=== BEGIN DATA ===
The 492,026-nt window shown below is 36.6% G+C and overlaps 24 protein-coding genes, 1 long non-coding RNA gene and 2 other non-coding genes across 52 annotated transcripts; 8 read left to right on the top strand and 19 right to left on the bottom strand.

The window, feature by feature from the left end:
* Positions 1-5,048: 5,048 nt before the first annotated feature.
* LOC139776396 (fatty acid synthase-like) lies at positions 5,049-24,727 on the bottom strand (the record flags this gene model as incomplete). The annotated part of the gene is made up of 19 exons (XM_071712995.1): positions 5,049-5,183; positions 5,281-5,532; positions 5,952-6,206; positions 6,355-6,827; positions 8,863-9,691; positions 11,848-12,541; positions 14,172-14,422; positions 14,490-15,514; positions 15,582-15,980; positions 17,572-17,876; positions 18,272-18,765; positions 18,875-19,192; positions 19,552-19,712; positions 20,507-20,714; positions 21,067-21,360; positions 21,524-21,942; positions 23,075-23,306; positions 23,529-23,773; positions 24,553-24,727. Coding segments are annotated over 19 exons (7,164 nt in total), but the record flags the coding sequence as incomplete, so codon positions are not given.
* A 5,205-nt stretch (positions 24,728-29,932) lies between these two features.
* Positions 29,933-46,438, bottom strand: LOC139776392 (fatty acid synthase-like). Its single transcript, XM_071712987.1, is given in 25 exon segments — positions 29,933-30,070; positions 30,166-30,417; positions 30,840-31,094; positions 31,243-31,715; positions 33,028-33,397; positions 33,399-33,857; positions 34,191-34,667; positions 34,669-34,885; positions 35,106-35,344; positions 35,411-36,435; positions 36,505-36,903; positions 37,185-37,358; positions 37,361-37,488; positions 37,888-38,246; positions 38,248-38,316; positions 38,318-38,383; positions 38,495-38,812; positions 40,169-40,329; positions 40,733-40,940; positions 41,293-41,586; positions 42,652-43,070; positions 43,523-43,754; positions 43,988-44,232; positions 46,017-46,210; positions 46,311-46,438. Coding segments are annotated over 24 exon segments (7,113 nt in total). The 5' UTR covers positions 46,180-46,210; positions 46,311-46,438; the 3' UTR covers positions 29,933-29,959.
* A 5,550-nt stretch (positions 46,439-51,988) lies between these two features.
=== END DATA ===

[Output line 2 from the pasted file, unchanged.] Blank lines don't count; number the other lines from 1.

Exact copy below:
The window, feature by feature from the left end: